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SC Wine Wars: Deal Unraveling




An unlikely alliance of small liquor providers and larger “big box” retailers has formed for the purpose of fighting a dubious legislative “compromise” in South Carolina’s ongoing Wine Wars.

As we noted last week, the dubious deal brokered by a pair of powerful “Republican” committee chairmen excluded larger retailers completely.  Moreover, it has divided the Palmetto State’s smaller liquor providers – many of whom believe their interests were not well-represented during the recent round of negotiations.

At issue?  The number of liquor permits any one entity can hold – and the concern that one politically connected company is trying to dictate terms.

Earlier this year, the S.C. Supreme Court issued a surprise ruling in a case involving Maryland-based Total Wine and More.  This is the liquor company owned by uber-liberal David Trone, who ran unsuccessfully for Congress last year on a platform that included rabid anti-gun laws and amnesty for illegal immigrants.

Trone’s company wanted South Carolina lawmakers to rewrite liquor laws based on its particular market needs – which would cap the number of permits in the 7-10 store range.  Small providers wanted to keep in place a longstanding three-permit cap – while big box retailers wanted the cap lifted completely.

The S.C. Supreme Court agreed with the big box retailers – striking down the state’s liquor store permit limits completely.

The court’s ruling meant Total Wine could expand as it saw fit – but it also meant big box retailers like Walmart and Publix could open liquor stores in multiple locations.  In other words, they could put competitive pressure on Total Wine in the same way Total Wine was hoping to put competitive pressure on mom and pop stores across the state.

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“With no limit on the number of licenses moving forward, Total now risks being undercut by the same market forces it was hoping to use to undercut its smaller competitors,” we noted in our previous coverage of this issue.

State lawmakers’ initial response to this court ruling was to leave the longstanding three-store limit in place – basically maintaining the status quo until all parties to the debate could agree to a longer-term deal.  Lawmakers were also interested in seeing what the current S.C. Supreme Court – which has welcomed two new justices since this case was argued two-and-a-half years ago – might have to say on the matter.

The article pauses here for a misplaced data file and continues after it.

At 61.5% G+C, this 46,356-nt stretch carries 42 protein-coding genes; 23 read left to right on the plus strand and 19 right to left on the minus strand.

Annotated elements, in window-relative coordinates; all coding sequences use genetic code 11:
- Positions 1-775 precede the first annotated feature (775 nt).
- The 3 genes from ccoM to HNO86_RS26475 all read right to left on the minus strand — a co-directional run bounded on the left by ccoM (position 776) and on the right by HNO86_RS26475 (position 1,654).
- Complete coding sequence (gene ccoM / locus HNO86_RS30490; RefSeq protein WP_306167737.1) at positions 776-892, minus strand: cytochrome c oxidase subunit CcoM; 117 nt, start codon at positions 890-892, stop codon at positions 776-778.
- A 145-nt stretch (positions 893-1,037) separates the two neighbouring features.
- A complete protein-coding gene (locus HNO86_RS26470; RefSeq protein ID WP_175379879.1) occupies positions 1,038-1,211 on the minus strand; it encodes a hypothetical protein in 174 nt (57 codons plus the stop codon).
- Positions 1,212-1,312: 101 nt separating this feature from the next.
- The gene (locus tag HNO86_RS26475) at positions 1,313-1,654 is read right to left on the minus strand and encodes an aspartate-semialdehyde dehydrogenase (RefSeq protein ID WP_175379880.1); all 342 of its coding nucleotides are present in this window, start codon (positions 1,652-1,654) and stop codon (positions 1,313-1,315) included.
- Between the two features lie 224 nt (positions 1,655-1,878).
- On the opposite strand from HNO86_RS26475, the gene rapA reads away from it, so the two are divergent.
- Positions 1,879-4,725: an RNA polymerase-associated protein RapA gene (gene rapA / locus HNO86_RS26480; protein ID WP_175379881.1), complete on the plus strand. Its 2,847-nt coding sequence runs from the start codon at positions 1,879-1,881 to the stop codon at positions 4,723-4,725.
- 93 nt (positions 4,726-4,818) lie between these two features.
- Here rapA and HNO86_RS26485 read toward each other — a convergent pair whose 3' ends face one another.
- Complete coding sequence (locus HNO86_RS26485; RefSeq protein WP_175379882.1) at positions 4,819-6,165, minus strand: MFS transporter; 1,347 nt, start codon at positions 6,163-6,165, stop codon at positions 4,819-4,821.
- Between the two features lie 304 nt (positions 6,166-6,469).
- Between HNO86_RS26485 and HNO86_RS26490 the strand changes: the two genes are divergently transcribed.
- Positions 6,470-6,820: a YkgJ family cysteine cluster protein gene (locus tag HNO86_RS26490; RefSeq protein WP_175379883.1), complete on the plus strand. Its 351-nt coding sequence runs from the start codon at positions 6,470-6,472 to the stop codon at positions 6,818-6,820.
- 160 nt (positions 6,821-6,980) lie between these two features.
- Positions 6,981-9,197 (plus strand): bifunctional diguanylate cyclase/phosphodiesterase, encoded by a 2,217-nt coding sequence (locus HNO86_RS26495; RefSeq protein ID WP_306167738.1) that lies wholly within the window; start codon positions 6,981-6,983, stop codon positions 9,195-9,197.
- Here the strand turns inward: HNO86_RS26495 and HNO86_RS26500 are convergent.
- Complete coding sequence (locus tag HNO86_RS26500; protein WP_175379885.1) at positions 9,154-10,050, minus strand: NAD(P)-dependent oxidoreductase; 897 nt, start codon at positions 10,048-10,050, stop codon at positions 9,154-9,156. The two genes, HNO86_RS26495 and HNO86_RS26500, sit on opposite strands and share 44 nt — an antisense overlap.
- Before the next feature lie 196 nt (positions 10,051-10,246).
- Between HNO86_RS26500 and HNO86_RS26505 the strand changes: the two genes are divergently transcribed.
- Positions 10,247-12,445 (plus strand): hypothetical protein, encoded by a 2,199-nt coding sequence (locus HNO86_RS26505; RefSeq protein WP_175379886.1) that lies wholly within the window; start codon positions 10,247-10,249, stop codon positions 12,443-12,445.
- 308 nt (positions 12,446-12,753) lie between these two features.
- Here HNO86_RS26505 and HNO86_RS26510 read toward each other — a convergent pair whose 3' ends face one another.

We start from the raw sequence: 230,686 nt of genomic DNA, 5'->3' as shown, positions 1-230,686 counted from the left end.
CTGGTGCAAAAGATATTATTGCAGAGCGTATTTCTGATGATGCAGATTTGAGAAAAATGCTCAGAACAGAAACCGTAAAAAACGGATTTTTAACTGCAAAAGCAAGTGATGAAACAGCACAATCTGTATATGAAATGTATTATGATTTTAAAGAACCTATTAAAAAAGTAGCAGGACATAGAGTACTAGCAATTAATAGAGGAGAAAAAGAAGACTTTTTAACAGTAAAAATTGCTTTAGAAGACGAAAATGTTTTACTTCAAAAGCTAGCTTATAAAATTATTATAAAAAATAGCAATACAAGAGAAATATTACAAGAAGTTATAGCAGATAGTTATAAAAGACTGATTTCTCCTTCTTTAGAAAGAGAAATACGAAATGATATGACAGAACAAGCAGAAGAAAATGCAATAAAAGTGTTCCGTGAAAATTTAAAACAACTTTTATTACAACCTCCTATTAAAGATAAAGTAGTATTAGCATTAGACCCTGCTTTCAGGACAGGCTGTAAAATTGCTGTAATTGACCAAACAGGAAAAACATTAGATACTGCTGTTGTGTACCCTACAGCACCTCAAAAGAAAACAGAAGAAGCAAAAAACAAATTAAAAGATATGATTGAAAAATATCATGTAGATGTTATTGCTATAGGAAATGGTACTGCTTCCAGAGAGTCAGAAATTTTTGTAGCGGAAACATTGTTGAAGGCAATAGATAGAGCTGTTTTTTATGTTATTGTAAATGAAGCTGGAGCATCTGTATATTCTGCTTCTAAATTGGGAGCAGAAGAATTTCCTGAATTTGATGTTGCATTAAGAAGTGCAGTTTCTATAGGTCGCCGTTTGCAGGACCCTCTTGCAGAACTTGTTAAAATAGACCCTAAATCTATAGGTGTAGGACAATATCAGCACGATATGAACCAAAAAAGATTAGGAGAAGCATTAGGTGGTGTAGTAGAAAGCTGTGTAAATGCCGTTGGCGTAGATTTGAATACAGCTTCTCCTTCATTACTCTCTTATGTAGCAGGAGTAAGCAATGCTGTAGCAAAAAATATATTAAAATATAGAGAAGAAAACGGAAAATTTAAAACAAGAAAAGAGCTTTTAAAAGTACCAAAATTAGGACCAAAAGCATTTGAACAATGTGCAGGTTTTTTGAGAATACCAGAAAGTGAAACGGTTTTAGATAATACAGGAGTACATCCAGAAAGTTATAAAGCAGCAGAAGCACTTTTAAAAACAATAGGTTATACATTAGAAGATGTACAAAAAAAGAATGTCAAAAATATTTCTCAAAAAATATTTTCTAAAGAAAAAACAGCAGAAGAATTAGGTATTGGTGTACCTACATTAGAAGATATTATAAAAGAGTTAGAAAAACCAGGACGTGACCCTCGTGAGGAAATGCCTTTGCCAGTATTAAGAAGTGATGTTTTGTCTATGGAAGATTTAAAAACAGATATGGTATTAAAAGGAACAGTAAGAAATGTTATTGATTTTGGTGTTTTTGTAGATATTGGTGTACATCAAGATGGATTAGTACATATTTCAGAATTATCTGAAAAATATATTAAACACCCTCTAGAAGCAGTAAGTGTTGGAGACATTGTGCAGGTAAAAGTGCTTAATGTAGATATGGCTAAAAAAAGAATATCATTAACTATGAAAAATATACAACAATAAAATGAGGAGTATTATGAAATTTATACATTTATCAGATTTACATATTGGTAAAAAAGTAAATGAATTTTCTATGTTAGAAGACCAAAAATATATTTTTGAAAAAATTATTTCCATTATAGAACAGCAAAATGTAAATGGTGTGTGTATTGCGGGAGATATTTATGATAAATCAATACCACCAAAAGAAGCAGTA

Total Wine was having none of that, though.  The company – which is said to “control” several liberal lawmakers (including S.C. Senate judiciary chairman Luke Rankin) – moved quickly to game the system to its advantage.  Specifically, Rankin amended an unrelated alcohol bill – providing Total Wine with the precise number of permits it wanted.

Of interest?  This agreement was reached with many lawmakers operating under the mistaken impression that a majority of smaller providers had signed off on the deal.

They hadn’t … nor do they have any intention of doing so.

Now in addition to protests from the big box stores, numerous smaller providers are stepping forward to say they oppose the deal – which leaves pretty much every provider (well, except for Total Wine) out in the cold.

“A few retailers have sold out the vast majority of the retail sector for a deal which primarily benefits Total Wine,” one small provider told us.

To be clear: This website supports the court’s decision and eschews all forms of economic protectionism. Having said that, smaller providers make a compelling argument that the existing limits protect South Carolina consumer by preventing a “big box monopoly” that sets prices.

“This isn’t economic protectionism, it’s consumer protectionism,” one small provider told us.  “From a practical standpoint you can’t be against the limits and for the consumers at the same time – it just doesn’t work that way.”

Whatever your thoughts on that issue, the answer is clearly not to extend a gift-wrapped marketplace advantage to one company at the expense of true competition.

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